[2]Georgia O’Keeffe,‘About Myself’, in Georgia O’KeeffeExhibition of Oils and Pastels, exhibition brochure (New York: An American Place, 1939).

[3]Linda France, Reading the Flowers (Todmorden: Arc Publications, 2016).

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What Is Is?

Lately I have been enjoying dipping into Michael Donaghy’s delightful anthology 101 Poems about Childhood (Faber, 2005).  His brief introduction is full of insight and provocation.

In one sense, all poetry is kids’ stuff.  What makes us recognise a piece of writing as a poem is often a ‘technique’ whereby poets imitate children’s thinking.

…Perhaps poetry is our way of using the power of language against itself so that, however briefly, we see and feel the world afresh, with all the intensity of infancy.

…we expect wisdom from poets, as we expect it from philosophers and cosmologists.  In fact, we expect them all to pose the very same questions children ask:  What is is?  Why is there anything?  And why doesn’t it all happen at once?  Like children’s art, children’s speculative thought shows a resourcefulness and curiosity missing from most adults.

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The anthology is arranged chronologically and I felt the hairs on the back of my neck stand on end reading Alexander der Wilde’s poem from the 13th century When We Were Children.  In David Ferry’s elegant translation, it is beguilingly fresh.  I am fascinated by what people remember of the natural world from childhood, how those memories lay down a blueprint for our relationship with the earth and what grows and lives on it (including ourselves and others).  There is often an aura of innocence, nostalgia, paradise lost.  This poem, nearly eight centuries old, captures the sorrow of our fall into adulthood, its default, though illusory, certainty; all of us ‘left standing in the field’, ‘stripped naked’.  A better fate perhaps than being shut inside the castle with the king?  At least outside we have the chance to learn how to enjoy the art of toiling and spinning, asking and living our questions.

When We Were Children

I remember how, at that time, in this meadow,

We used to run up and down, playing our games,

Tag and games of that sort; and looked for wild flowers,

Violets and such. A long time ago.

Now there are only these cows, bothered by flies,

Only these cows, wandering about in the meadow.

I remember us sitting down in the field of flowers,

Surrounded by flowers, and playing she loves me not,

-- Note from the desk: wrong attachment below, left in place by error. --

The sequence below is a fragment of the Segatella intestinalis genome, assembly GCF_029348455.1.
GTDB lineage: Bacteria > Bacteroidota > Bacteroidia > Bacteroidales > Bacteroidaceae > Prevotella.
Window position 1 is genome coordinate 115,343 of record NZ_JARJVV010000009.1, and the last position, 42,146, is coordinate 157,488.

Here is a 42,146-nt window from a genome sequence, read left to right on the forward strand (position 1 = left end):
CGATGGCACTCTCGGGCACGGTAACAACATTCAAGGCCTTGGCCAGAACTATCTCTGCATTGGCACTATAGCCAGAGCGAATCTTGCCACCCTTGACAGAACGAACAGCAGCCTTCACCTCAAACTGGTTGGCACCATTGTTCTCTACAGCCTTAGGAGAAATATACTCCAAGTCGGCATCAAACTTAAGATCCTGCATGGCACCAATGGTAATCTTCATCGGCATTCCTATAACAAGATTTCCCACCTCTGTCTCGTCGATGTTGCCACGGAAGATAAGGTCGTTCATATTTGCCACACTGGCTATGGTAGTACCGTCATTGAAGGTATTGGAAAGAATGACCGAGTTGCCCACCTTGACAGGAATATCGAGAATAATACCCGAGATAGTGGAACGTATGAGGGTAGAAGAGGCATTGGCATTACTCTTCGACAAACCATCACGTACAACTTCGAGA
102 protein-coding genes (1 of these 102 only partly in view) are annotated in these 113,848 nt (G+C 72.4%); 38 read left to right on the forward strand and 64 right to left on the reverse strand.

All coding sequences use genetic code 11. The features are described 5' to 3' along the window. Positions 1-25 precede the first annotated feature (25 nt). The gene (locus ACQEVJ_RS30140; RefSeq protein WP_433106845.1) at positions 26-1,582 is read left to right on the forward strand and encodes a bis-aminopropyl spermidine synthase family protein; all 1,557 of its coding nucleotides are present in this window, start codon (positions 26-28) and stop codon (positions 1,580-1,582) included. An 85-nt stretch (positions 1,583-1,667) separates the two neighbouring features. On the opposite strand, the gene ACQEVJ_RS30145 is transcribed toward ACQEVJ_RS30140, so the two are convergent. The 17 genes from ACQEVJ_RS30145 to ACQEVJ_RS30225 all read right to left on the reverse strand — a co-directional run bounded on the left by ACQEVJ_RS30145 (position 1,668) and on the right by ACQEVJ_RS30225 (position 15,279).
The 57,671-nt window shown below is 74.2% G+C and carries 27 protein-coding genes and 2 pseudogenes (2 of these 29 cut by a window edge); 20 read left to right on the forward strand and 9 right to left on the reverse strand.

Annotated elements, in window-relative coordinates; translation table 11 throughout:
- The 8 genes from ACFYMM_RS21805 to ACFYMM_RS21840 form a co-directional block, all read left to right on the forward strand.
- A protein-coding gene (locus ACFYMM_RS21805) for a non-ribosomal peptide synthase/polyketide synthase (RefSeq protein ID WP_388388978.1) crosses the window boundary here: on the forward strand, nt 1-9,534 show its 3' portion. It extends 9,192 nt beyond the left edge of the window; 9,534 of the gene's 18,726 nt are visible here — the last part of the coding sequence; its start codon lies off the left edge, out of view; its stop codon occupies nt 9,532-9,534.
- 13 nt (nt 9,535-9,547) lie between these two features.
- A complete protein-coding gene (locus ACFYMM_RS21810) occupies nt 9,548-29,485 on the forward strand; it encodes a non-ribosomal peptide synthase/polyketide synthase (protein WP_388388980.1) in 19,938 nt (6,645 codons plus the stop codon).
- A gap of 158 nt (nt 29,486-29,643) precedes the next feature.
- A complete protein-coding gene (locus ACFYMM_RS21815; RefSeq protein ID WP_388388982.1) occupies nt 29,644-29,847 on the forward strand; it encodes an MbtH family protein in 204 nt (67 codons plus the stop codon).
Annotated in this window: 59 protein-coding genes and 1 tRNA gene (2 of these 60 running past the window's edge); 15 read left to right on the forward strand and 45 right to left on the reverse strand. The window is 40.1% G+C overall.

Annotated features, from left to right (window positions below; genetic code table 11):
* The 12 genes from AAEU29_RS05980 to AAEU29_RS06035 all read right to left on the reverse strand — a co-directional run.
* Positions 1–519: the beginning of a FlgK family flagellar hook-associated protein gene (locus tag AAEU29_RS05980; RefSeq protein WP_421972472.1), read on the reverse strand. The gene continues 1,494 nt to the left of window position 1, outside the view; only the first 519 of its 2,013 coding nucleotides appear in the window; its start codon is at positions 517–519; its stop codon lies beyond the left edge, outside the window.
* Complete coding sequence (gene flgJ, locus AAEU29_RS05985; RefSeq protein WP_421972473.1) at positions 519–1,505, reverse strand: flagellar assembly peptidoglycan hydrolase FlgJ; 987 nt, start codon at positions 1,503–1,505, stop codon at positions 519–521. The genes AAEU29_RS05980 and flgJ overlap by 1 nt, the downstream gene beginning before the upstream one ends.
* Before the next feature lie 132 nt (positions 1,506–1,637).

She loves me; plucking the flower petals.

My memory of childhood is full of those flowers,

Bright with the colors of garlands we wore in our dancing

And playing. So time went by among the wildflowers.

Look over there near those trees at the edge of the woods.

Right over there is where we used to find

Blueberry bushes, blackberry bushes, wild strawberries.

We had to climb over rocks and old walls to get them.

One day a man called out to us: ‘Children, go home.’

He had been watching from somewhere in the woods.

We used to feast on the berries we found in that place

Till our hands and mouths were stained with the colors of all

The berries, the blackberries, strawberries, and the blueberries.

It was all fun to us, in the days of our childhood.

One day a man called out, in a doleful voice:

‘Go home, children, go home, there are snakes in that place.’

One day one of the children went into the grass

That grows high near the woods, among the bushes.

We heard him scream and cry out. He came back weeping.

‘Our little horse is lying down and bleeding.

Our pony is lying down. Our pony is dying.

I saw a snake go crawling off in the grass.’

Children, go home, before it gets too dark.

If you don’t go home before the light has gone,

If you don’t get home before the night has come,

Listen to me, you will be lost in the dark,

Listen to me, your joy will turn into sorrow.

Children, go home, before it gets to be dark.

There were five virgins lingered in the field.

The king went in with his bride and shut the doors.

The palace doors were shut against the virgins.

The virgins wept left standing in the field.

The servants came and stripped the virgins naked.

The virgins wept, stripped naked, in the field.

 

Alexander Der Wilde

Translated from the German by David Ferry

(from Dwelling Places, University of Chicago Press, 1993)

N.B. The poem is divided into six-line stanzas but the formatting has eluded me here.